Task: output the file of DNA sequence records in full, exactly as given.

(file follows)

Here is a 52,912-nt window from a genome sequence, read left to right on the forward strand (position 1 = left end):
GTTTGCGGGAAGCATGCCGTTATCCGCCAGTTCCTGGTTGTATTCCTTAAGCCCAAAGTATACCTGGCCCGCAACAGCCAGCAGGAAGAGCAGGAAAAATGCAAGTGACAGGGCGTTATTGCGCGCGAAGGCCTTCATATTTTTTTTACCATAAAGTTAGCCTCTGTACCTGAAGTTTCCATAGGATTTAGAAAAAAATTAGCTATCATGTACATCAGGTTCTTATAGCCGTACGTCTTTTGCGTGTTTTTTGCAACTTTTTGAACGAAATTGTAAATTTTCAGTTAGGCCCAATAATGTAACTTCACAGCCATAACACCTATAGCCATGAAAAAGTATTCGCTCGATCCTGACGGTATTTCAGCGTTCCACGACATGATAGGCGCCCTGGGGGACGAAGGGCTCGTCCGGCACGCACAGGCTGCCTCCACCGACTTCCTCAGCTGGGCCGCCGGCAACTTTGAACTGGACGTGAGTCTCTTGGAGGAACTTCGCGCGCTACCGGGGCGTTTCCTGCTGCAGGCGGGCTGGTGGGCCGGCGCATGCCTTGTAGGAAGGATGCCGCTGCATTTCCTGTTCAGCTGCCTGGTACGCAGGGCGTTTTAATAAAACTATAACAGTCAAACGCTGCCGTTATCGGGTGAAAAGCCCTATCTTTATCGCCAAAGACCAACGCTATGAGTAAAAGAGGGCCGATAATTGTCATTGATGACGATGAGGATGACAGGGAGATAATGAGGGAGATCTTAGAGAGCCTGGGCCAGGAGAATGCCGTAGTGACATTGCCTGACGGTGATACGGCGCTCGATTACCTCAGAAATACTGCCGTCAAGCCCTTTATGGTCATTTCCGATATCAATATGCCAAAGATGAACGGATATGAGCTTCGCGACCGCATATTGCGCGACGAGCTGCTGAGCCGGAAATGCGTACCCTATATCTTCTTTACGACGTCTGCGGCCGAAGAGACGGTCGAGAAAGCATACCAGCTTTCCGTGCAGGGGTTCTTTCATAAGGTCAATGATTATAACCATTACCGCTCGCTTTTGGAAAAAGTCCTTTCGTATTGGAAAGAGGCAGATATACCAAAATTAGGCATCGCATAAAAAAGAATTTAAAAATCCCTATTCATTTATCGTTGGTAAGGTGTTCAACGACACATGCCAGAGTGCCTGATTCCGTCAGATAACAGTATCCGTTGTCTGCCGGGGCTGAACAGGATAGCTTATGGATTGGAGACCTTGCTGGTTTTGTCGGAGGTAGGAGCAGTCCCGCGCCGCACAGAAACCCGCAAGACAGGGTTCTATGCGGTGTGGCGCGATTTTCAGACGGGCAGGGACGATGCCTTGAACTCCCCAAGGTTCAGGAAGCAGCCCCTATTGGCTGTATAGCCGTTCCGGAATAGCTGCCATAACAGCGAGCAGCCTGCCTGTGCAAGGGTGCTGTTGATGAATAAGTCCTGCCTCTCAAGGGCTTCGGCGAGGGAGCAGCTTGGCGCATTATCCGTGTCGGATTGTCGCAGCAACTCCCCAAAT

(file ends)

Here is a 52,912-nt window from a genome sequence, read left to right on the forward strand (position 1 = left end):
GTTTGCGGGAAGCATGCCGTTATCCGCCAGTTCCTGGTTGTATTCCTTAAGCCCAAAGTATACCTGGCCCGCAACAGCCAGCAGGAAGAGCAGGAAAAATGCAAGTGACAGGGCGTTATTGCGCGCGAAGGCCTTCATATTTTTTTTACCATAAAGTTAGCCTCTGTACCTGAAGTTTCCATAGGATTTAGAAAAAAATTAGCTATCATGTACATCAGGTTCTTATAGCCGTACGTCTTTTGCGTGTTTTTTGCAACTTTTTGAACGAAATTGTAAATTTTCAGTTAGGCCCAATAATGTAACTTCACAGCCATAACACCTATAGCCATGAAAAAGTATTCGCTCGATCCTGACGGTATTTCAGCGTTCCACGACATGATAGGCGCCCTGGGGGACGAAGGGCTCGTCCGGCACGCACAGGCTGCCTCCACCGACTTCCTCAGCTGGGCCGCCGGCAACTTTGAACTGGACGTGAGTCTCTTGGAGGAACTTCGCGCGCTACCGGGGCGTTTCCTGCTGCAGGCGGGCTGGTGGGCCGGCGCATGCCTTGTAGGAAGGATGCCGCTGCATTTCCTGTTCAGCTGCCTGGTACGCAGGGCGTTTTAATAAAACTATAACAGTCAAACGCTGCCGTTATCGGGTGAAAAGCCCTATCTTTATCGCCAAAGACCAACGCTATGAGTAAAAGAGGGCCGATAATTGTCATTGATGACGATGAGGATGACAGGGAGATAATGAGGGAGATCTTAGAGAGCCTGGGCCAGGAGAATGCCGTAGTGACATTGCCTGACGGTGATACGGCGCTCGATTACCTCAGAAATACTGCCGTCAAGCCCTTTATGGTCATTTCCGATATCAATATGCCAAAGATGAACGGATATGAGCTTCGCGACCGCATATTGCGCGACGAGCTGCTGAGCCGGAAATGCGTACCCTATATCTTCTTTACGACGTCTGCGGCCGAAGAGACGGTCGAGAAAGCATACCAGCTTTCCGTGCAGGGGTTCTTTCATAAGGTCAATGATTATAACCATTACCGCTCGCTTTTGGAAAAAGTCCTTTCGTATTGGAAAGAGGCAGATATACCAAAATTAGGCATCGCATAAAAAAGAATTTAAAAATCCCTATTCATTTATCGTTGGTAAGGTGTTCAACGACACATGCCAGAGTGCCTGATTCCGTCAGATAACAGTATCCGTTGTCTGCCGGGGCTGAACAGGATAGCTTATGGATTGGAGACCTTGCTGGTTTTGTCGGAGGTAGGAGCAGTCCCGCGCCGCACAGAAACCCGCAAGACAGGGTTCTATGCGGTGTGGCGCGATTTTCAGACGGGCAGGGACGATGCCTTGAACTCCCCAAGGTTCAGGAAGCAGCCCCTATTGGCTGTATAGCCGTTCCGGAATAGCTGCCATAACAGCGAGCAGCCTGCCTGTGCAAGGGTGCTGTTGATGAATAAGTCCTGCCTCTCAAGGGCTTCGGCGAGGGAGCAGCTTGGCGCATTATCCGTGTCGGATTGTCGCAGCAACTCCCCAAAT